G20 crackdown on tax havens is bad for economic growth3 min read . Updated: 22 Sep 2014, 07:17 PM IST
High-tax countries unable to compete with tax havens have instead opted to subjugate them
Rivalry between governments to attract capital and labour can lead to pro-growth policies. That this comes from the power of people to “vote with their feet" has been known for long. For instance, it was the palpable threat of workers and investors deserting them to choose more hospitable economies like the US and Europe that led countries like India to lower economic barriers. Yet public intellectuals have preferred to uphold governments’ supposed “right to tax" over citizens’ right to keep what they earn.
Today, to compete with economies like the US and Europe, there are a number of low-tax countries, called tax havens, like Switzerland, Singapore, Ireland, among others, offering better conditions for labour and capital to create wealth for all. Thus, it is increasingly common to see American companies move their addresses (through the process of tax inversion) to tax havens and retain more of their profits.
Quite ironically, this has allowed American companies to serve domestic customers well despite high US corporate tax rates. This is largely the result of international competition between governments to attract foreign capital by offering attractive tax rates. The US, in other words, remains a low-tax nation for foreign investors causing American companies to masquerade as foreign ones.
While this may be viewed as fraud and depriving governments of precious tax revenues, it has helped many innovative companies like Apple Inc., Amazon.com Inc., Google Inc., Starbucks Corp. etc. to serve millions of customers while escaping draconian taxes. Indeed, such tax competition is doubly bad for governments that wish to tax citizens without any sense of accountability. Thus, like many western governments today, high-tax countries tend to form tax cartels to prevent any competition from rivals (tax havens).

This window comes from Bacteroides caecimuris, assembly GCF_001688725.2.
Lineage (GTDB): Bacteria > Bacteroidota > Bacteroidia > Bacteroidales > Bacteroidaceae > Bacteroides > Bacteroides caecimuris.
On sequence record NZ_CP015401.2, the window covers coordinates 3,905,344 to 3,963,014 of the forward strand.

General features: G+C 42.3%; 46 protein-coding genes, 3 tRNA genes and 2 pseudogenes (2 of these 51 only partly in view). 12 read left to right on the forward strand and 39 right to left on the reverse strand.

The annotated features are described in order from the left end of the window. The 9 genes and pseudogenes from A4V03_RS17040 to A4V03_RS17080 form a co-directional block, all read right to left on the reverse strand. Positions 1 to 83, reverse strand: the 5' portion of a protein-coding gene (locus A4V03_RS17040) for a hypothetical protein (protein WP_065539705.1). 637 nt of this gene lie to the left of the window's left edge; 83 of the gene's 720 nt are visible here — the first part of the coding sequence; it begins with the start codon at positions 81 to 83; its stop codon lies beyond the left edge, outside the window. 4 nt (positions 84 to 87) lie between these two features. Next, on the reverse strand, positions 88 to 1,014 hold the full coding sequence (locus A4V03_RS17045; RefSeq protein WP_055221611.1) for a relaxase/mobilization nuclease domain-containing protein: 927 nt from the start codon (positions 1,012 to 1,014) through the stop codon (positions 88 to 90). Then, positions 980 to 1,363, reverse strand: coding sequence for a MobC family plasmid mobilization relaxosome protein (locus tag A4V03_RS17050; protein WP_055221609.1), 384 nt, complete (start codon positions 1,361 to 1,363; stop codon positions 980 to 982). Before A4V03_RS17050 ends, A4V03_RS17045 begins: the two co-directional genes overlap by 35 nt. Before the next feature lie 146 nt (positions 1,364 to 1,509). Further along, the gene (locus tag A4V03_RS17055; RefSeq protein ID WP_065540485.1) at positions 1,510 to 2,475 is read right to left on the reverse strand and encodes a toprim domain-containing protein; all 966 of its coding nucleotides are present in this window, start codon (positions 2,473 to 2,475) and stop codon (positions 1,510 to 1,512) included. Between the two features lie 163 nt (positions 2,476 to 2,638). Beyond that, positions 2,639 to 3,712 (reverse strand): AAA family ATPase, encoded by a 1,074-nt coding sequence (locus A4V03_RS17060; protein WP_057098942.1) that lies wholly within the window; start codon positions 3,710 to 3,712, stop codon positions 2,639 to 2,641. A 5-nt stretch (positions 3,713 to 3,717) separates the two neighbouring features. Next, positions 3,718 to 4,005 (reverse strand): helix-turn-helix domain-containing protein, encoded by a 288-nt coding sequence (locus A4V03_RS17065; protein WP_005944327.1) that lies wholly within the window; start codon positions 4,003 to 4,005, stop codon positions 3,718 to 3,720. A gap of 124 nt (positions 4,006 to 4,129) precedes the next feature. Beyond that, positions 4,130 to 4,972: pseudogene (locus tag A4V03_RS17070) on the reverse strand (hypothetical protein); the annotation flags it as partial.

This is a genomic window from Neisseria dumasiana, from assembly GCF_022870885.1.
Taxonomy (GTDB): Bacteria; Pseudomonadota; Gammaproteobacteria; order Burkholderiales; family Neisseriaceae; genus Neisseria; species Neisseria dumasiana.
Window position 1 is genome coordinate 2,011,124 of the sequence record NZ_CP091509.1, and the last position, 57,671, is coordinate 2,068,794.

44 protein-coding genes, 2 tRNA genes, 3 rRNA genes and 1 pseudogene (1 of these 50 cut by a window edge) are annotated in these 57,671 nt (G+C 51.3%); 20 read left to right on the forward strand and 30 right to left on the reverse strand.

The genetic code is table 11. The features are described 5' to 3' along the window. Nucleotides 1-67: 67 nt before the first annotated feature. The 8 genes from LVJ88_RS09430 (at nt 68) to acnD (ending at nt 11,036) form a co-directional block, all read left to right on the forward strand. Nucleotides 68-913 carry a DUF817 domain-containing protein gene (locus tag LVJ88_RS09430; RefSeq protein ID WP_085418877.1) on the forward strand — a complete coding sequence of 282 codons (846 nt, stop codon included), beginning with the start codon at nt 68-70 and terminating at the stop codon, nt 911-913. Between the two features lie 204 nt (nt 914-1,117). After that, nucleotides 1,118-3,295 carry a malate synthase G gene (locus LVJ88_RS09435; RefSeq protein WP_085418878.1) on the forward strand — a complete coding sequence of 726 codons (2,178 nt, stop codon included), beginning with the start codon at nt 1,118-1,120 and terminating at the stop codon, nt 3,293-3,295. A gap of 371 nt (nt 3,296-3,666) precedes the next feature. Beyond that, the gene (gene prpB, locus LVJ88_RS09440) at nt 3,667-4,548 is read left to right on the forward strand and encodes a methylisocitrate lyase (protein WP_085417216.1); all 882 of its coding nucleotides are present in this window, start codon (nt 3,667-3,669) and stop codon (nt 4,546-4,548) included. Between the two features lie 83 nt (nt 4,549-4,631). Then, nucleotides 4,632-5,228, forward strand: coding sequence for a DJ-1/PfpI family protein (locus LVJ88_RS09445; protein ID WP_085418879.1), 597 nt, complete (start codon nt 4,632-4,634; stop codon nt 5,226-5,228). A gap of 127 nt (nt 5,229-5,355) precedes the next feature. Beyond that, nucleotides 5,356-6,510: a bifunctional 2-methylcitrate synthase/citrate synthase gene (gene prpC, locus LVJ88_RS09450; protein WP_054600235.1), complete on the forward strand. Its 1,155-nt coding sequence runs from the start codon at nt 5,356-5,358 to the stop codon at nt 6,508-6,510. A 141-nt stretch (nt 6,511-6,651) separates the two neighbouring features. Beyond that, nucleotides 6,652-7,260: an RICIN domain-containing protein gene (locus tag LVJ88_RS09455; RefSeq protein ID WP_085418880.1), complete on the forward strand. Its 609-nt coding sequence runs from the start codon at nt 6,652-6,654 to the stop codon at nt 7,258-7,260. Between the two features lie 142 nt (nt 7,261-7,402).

The decision of G20 finance ministers on Sunday to take further steps towards curbing corporate tax avoidance should be seen in this context. According to the OECD, G20 countries have come together to establish “coherence of corporate income taxation at the international level". This is another way of saying that governments will now cooperate rather than compete in their tax policies, which can only mean bad news for businesses and workers—and thus for world economic growth.
Whether this is brought about through bullying of tax havens to raise tax rates or pushing them to share more information on foreign companies remains to be seen. But both these steps would simply mean a compromise in international tax competition through prevention of tax havens from attracting capital through competitive tax rates—which has forced high-tax countries to follow suit in order to compete.
If things do go according to plan and tax cooperation between countries becomes an actual reality, the choice for investors and workers to choose between good and bad would be severely limited. It is true that individual governments can still achieve growth through domestic reforms, irrespective of external conditions. In fact, if more countries choose to do so, resources could be much more fully exploited than today. But quite often, countries are more likely to reform when threatened with the drain of resources; particularly in a globalized world where capital can move swiftly.
The ideal solution to this problem would be market-based, explored by many including economist David Friedman in his famous work “The Machinery of Freedom" (http://bit.ly/1uft8B3). But even decentralization of state power at the international level would be a tremendous improvement from an international tax cartel that governments currently want to establish. For such an arrangement will only retard growth by preventing the movement of resources in search of better pastures.
Since the tax cuts initiated by former British prime minister Margaret Thatcher and former US president Ronald Reagan in the 1980s, the average tax rate across over the world has decreased considerably. Tax competition, in other words, has helped keep tax rates under control by checking the power of greedy politicians. But today, on the back of huge fiscal burdens, many governments want to reverse the progress made over the past two decades. This will not bode well for a world already deep in crisis.
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